Okay, perhaps this topic isn’t timed terribly well, on a day when the loonie jumped nearly 4 cents versus the U.S. dollar, but the overall trend for the Canadian dollar since the start of the recent financial crisis has been down, and in a big way. I’ve had many questions on the topic, which all pretty much boil down to this: if the American economy is doing so poorly, the Federal Reserve is lowering rates down to near-zero, and the government is borrowing money like it grows on trees, how come the greenback is still doing so well against most world currencies? It’s a 3-reason answer.
- The Canadian dollar is now a petro-currency. Canada’s exports consist mainly of resources, and more specifically, oil. With the slowing global economy, oil prices have fallen dramatically, dragging down the Canadian dollar along with it. Canada’s ‘fortunes’ are linked to the prices of the various resources we export. Although our financial system has weathered the brunt of the storm, other countries will experience slower growth, which means less oil consumed and slower consumption of base metals, hampering our economy nonetheless.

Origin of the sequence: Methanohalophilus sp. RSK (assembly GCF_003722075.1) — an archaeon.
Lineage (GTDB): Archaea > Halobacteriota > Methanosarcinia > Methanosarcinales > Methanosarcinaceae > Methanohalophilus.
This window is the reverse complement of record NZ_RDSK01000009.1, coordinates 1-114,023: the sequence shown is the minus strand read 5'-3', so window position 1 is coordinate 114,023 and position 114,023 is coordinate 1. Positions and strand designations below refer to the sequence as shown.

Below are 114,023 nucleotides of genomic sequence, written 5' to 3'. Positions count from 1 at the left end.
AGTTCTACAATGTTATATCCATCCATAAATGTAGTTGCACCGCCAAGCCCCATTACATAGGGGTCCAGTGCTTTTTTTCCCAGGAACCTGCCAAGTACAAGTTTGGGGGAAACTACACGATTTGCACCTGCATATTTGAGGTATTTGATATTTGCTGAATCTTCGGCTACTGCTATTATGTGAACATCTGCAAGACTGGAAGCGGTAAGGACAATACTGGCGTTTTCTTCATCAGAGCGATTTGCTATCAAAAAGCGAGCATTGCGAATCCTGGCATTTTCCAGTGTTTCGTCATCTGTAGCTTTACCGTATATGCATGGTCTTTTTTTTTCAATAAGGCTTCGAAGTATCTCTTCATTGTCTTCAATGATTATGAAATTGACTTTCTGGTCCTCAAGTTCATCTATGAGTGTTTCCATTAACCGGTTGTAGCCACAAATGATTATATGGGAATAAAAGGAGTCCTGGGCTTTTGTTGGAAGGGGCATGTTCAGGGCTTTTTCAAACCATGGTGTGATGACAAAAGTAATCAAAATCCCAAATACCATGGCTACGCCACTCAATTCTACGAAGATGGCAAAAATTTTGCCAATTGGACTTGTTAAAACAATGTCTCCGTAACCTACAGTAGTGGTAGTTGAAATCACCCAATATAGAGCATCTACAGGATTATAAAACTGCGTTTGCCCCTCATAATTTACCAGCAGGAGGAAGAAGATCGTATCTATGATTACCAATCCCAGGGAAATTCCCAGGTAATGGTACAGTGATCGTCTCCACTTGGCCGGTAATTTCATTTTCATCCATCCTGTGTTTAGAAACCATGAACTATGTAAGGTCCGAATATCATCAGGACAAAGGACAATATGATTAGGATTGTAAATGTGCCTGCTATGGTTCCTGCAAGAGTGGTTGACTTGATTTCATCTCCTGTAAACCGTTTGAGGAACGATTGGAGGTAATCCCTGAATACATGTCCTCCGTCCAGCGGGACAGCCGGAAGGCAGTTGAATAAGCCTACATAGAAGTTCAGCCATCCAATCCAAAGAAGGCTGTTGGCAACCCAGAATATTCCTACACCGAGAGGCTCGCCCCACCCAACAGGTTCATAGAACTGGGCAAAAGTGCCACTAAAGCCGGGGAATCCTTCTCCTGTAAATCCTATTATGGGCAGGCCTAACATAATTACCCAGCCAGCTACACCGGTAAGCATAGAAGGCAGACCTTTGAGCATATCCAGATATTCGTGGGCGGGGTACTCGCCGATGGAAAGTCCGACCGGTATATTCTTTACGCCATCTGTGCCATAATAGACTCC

- Supply. Although the U.S. Federal Reserve has been pumping money into the banking system to lubricate the gears, many banks are hoarding money, not willing to lend. Of course this defeats the point of the money inflows to the market, but despite the talk of hundreds upon hundreds of billions of dollars, not much of it is seeing light outside the banks.
- Demand. Despite everything that’s happened in the United States, the greenback is still the choice currency during flights to safety. It is one of the global currencies that almost any business can be done with. In times of uncertainty, the U.S. dollar is the fallback for many people.
So despite a weakening U.S. economy, low interest rates, and a large money supply, its dollar still remains the de facto standard for world trade. Whether this financial crisis ends up being a turning point for that fact remains to be seen.